indicating “men are required” for a specific position.

The new organization
considered its main task to be the adoption of a legislative prohibition of
discrimination based on sex in all spheres of economic activity. Following the
concept of classical liberalism, the gender equality was treated as providing
equal rights to men and women. Accordingly to the point of view of the
organization, any reference in legal documents to the “difference between
men and women,” as the representatives of liberal feminism believed,
ensured the established civil, public inferiority of women, leaving the
equality only in the private sphere. The term “difference”  was excluded from the political rhetoric of
liberal feminists for a whole decade.

In addition to the prohibition
of direct discrimination, feminists demanded the reform of nearly all spheres of professional activity: obtaining loans from the bank, renting accommodations, opening their own
businesses, accessing the education in prestigious
professional university schools and faculties, etc.  The decade of female political activism led
to a significant increase in the number of women among high-paid employees such
as lawyers, doctors, managers. Thus, it is possible to state that the liberal
feminism had a positive impact on the protection of the rights of women.

The Radical Feminism

In the middle of 1960th, along
with the liberal feminist movement, there appeared groups of young
intellectuals, talking about women’s emancipation from more radical positions.

A new influential trend of feminism was formed in the context of powerful youth
protest. The criticism of the new radicals was exposed to
totalitarian features of the industrial civilization. Instead of the
“elite democracy”, students demanded a fair democracy for all members
of the society.

Since the early 1960s, the
American female students were actively participating in mass university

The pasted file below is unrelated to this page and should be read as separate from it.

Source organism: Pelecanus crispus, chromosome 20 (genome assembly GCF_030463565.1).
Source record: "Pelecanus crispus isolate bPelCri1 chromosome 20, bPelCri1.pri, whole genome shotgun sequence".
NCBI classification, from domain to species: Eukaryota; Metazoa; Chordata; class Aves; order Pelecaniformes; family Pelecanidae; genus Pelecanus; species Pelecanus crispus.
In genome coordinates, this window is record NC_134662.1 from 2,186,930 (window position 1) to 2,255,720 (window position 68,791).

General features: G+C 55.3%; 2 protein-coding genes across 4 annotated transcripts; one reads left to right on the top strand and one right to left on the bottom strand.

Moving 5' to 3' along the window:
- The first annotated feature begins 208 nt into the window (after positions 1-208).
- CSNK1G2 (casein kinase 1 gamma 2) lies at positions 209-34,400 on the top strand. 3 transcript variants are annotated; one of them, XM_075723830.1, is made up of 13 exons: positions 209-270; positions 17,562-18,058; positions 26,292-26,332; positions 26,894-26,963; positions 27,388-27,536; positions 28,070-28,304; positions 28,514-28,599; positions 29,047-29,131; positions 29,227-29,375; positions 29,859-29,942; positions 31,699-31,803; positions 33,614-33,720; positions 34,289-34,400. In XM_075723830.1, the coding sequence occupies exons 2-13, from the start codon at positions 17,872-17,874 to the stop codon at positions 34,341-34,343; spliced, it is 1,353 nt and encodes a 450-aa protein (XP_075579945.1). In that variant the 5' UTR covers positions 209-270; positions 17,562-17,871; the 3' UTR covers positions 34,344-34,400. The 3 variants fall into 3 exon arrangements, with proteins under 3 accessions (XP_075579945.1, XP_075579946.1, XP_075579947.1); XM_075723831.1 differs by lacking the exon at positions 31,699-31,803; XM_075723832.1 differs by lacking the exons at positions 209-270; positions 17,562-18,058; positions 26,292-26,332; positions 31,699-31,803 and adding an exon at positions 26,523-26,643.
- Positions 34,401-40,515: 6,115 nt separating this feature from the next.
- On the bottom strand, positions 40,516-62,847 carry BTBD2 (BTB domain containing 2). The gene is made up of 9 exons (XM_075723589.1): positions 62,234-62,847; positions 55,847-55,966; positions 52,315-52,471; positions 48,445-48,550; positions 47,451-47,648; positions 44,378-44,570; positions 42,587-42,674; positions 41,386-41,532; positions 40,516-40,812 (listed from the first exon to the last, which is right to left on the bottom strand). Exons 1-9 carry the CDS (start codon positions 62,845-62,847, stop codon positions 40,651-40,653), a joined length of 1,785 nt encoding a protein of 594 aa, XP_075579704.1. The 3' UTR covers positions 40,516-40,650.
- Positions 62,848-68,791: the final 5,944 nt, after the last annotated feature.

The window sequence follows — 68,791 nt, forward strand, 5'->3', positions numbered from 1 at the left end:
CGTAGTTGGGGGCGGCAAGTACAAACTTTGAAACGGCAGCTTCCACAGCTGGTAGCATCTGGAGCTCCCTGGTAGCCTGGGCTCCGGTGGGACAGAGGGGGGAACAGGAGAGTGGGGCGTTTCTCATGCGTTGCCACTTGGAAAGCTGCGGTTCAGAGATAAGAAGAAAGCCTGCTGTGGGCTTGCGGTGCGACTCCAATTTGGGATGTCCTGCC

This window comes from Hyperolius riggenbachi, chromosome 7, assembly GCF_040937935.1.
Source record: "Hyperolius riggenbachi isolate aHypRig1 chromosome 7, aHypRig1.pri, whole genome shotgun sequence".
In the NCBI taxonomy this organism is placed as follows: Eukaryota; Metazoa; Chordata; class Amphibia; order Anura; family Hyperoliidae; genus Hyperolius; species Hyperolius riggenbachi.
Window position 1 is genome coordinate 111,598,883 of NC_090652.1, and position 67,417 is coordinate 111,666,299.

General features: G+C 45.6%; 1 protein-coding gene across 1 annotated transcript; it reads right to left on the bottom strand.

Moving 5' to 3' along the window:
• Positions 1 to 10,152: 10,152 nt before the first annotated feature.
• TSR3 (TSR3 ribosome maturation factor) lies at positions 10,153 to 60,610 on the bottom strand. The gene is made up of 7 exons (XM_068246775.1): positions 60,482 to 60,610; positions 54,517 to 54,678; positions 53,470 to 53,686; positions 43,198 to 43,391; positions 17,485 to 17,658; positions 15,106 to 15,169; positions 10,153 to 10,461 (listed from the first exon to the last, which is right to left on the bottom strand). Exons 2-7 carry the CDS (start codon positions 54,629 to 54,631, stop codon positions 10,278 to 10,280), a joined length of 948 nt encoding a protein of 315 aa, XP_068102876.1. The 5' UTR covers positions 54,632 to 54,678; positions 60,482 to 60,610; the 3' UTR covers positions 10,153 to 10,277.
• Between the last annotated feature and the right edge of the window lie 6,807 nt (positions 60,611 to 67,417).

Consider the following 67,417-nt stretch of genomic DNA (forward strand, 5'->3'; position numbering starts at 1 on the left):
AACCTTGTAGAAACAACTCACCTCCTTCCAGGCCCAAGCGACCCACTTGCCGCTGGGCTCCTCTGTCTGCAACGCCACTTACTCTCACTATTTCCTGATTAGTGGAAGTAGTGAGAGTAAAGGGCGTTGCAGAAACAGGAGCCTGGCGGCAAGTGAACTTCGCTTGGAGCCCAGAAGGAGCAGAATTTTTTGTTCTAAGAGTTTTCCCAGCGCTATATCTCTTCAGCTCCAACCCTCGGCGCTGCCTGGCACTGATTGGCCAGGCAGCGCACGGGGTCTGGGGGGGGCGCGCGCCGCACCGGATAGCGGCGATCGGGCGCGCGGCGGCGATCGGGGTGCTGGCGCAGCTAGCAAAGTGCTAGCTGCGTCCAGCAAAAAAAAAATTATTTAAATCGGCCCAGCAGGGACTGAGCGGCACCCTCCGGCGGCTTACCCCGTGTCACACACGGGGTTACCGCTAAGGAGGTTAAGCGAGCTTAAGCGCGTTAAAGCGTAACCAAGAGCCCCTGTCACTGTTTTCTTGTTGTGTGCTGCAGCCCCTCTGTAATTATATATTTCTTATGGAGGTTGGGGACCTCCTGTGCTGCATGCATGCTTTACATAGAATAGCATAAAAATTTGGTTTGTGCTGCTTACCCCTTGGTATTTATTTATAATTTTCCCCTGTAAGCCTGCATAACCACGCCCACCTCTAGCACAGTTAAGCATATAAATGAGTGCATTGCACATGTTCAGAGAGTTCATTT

speeches, sit-ins, protest marches against segregation in the South, and the
Vietnam War. But they were not satisfied with the role assigned to them in the
youth movement. Young women realized their complete detachment from decision-making
in the organizations. Very quickly young female activists
figured out that if they wanted to put the problem
of female rights and freedoms on the agenda of youth meetings faced
misunderstanding and mockery on the part of the male participants of the protest
movement. The female students started creating their own groups, which had
neither a strict formal structure (Mackay). In the informal discussions, women received the opportunity to talk about their
problems, experiences, desires, and ambitions, which formerly hidden or even
not realized. The main thing that happened inside these groups was the
liberation from the slavish inner complex of inferiority, lack of
self-confidence, the transformation of the sense of a life of young women.

The male power, in the
understanding of the supporters of female liberation, extended not only to
politics and the economy but also affected the private life of women. Men could